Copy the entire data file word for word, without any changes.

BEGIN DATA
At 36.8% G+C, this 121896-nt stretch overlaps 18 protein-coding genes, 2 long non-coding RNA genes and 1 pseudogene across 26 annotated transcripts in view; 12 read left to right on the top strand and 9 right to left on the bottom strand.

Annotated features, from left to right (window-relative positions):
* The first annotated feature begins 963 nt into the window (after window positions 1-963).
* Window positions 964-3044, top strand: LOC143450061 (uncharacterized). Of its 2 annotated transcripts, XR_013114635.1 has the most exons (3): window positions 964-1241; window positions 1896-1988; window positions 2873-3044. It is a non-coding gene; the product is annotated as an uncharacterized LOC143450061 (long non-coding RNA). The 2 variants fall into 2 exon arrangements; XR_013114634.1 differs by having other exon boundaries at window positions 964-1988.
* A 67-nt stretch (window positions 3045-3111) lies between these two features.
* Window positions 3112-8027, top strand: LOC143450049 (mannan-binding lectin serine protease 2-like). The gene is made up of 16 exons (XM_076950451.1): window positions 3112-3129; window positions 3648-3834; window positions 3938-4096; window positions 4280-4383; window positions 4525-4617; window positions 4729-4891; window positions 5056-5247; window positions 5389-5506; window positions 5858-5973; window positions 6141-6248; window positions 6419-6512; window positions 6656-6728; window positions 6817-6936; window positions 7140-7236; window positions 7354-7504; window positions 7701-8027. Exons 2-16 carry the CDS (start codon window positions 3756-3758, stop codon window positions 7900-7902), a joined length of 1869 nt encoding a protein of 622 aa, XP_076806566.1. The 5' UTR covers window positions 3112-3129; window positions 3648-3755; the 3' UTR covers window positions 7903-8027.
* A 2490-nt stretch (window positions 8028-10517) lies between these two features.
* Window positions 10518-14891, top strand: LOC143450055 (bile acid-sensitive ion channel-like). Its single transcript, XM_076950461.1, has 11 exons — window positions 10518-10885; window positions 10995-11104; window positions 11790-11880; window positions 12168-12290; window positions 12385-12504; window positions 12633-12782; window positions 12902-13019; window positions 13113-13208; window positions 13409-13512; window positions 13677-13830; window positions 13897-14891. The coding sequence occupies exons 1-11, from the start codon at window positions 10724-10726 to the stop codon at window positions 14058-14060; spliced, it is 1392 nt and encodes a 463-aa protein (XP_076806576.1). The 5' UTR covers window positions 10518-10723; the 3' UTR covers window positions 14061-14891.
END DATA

At 36.8% G+C, this 121896-nt stretch overlaps 18 protein-coding genes, 2 long non-coding RNA genes and 1 pseudogene across 26 annotated transcripts in view; 12 read left to right on the top strand and 9 right to left on the bottom strand.

Annotated features, from left to right (window-relative positions):
* The first annotated feature begins 963 nt into the window (after window positions 1-963).
* Window positions 964-3044, top strand: LOC143450061 (uncharacterized). Of its 2 annotated transcripts, XR_013114635.1 has the most exons (3): window positions 964-1241; window positions 1896-1988; window positions 2873-3044. It is a non-coding gene; the product is annotated as an uncharacterized LOC143450061 (long non-coding RNA). The 2 variants fall into 2 exon arrangements; XR_013114634.1 differs by having other exon boundaries at window positions 964-1988.
* A 67-nt stretch (window positions 3045-3111) lies between these two features.
* Window positions 3112-8027, top strand: LOC143450049 (mannan-binding lectin serine protease 2-like). The gene is made up of 16 exons (XM_076950451.1): window positions 3112-3129; window positions 3648-3834; window positions 3938-4096; window positions 4280-4383; window positions 4525-4617; window positions 4729-4891; window positions 5056-5247; window positions 5389-5506; window positions 5858-5973; window positions 6141-6248; window positions 6419-6512; window positions 6656-6728; window positions 6817-6936; window positions 7140-7236; window positions 7354-7504; window positions 7701-8027. Exons 2-16 carry the CDS (start codon window positions 3756-3758, stop codon window positions 7900-7902), a joined length of 1869 nt encoding a protein of 622 aa, XP_076806566.1. The 5' UTR covers window positions 3112-3129; window positions 3648-3755; the 3' UTR covers window positions 7903-8027.
* A 2490-nt stretch (window positions 8028-10517) lies between these two features.
* Window positions 10518-14891, top strand: LOC143450055 (bile acid-sensitive ion channel-like). Its single transcript, XM_076950461.1, has 11 exons — window positions 10518-10885; window positions 10995-11104; window positions 11790-11880; window positions 12168-12290; window positions 12385-12504; window positions 12633-12782; window positions 12902-13019; window positions 13113-13208; window positions 13409-13512; window positions 13677-13830; window positions 13897-14891. The coding sequence occupies exons 1-11, from the start codon at window positions 10724-10726 to the stop codon at window positions 14058-14060; spliced, it is 1392 nt and encodes a 463-aa protein (XP_076806576.1). The 5' UTR covers window positions 10518-10723; the 3' UTR covers window positions 14061-14891.